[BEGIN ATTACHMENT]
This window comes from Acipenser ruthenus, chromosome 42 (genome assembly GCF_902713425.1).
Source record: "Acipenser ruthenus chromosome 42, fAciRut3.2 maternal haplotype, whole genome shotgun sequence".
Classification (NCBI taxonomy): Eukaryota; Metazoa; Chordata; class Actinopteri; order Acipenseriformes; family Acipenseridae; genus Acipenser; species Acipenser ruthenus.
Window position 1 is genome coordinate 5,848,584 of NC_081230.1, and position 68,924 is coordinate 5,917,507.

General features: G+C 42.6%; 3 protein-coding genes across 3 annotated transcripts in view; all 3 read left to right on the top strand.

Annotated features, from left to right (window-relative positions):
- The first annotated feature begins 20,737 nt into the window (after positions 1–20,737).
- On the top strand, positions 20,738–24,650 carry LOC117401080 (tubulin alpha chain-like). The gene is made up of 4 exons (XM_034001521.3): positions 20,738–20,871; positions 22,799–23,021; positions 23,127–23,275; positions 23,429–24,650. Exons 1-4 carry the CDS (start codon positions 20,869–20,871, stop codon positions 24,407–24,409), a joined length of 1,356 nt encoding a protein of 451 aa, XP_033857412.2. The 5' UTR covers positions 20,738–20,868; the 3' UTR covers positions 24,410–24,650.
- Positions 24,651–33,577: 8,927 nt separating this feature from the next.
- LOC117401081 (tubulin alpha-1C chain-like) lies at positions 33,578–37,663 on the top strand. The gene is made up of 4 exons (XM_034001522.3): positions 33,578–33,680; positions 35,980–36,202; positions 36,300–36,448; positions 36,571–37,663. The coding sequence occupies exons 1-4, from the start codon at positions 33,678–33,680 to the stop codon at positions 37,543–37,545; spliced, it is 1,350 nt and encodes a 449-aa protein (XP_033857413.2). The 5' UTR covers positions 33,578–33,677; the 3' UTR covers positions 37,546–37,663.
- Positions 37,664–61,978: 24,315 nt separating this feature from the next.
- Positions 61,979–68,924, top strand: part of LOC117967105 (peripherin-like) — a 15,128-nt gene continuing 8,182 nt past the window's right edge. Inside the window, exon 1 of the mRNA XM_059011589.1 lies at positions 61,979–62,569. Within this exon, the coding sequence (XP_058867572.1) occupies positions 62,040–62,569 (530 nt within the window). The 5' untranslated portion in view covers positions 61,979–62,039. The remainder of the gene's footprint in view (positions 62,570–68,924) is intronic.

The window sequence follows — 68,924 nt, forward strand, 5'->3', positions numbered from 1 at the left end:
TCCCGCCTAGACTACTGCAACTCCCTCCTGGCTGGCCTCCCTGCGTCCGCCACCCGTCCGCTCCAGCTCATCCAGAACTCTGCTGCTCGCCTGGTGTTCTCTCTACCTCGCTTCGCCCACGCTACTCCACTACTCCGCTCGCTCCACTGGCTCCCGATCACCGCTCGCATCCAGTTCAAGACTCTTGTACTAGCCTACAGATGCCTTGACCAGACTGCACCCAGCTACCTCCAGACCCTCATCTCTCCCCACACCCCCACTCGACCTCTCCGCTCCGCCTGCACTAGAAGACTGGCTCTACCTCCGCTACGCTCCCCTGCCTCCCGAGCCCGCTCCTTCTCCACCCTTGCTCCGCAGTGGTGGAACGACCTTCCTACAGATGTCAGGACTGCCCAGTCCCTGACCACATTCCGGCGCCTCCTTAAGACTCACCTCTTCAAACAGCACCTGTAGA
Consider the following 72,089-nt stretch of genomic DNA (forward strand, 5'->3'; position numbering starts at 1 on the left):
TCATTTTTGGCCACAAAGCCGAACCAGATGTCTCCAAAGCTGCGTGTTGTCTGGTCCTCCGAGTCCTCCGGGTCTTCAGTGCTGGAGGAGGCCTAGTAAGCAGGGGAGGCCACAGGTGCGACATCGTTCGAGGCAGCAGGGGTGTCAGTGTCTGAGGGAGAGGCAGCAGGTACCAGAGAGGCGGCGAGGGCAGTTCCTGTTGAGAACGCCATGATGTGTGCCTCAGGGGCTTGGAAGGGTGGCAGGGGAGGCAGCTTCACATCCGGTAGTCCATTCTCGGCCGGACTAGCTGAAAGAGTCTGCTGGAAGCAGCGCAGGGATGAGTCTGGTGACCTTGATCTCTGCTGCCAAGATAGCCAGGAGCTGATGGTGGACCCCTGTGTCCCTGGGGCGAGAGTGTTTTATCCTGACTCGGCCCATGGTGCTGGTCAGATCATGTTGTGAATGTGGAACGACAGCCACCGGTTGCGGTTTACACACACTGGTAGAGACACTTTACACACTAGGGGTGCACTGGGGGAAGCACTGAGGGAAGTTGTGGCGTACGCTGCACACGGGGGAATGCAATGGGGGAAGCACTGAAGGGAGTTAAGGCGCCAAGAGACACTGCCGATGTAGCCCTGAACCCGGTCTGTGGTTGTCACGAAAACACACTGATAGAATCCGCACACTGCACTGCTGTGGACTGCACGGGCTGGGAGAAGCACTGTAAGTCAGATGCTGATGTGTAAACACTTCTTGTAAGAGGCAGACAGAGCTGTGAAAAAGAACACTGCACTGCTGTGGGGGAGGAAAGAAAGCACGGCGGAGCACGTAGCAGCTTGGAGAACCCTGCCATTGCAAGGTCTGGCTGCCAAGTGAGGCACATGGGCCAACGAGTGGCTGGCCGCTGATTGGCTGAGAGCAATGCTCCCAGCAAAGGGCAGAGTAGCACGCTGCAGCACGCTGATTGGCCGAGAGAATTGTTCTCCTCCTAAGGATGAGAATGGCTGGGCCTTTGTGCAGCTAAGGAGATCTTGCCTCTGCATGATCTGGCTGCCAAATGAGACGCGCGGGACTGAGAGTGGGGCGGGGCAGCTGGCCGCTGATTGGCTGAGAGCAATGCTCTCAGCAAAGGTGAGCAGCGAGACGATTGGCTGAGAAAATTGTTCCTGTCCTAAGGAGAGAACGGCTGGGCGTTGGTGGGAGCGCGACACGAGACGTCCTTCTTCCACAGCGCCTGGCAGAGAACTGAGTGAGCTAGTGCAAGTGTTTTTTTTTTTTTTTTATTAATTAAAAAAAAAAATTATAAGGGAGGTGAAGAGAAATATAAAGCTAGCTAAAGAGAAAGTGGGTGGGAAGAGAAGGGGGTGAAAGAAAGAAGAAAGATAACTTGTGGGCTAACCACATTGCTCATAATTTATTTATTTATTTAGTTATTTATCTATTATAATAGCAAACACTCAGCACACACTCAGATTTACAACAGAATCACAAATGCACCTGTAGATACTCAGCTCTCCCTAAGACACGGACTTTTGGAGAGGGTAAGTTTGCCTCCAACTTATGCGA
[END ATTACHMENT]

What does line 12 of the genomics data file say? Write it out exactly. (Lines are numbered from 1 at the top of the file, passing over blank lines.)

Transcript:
- Positions 61,979–68,924, top strand: part of LOC117967105 (peripherin-like) — a 15,128-nt gene continuing 8,182 nt past the window's right edge. Inside the window, exon 1 of the mRNA XM_059011589.1 lies at positions 61,979–62,569. Within this exon, the coding sequence (XP_058867572.1) occupies positions 62,040–62,569 (530 nt within the window). The 5' untranslated portion in view covers positions 61,979–62,039. The remainder of the gene's footprint in view (positions 62,570–68,924) is intronic.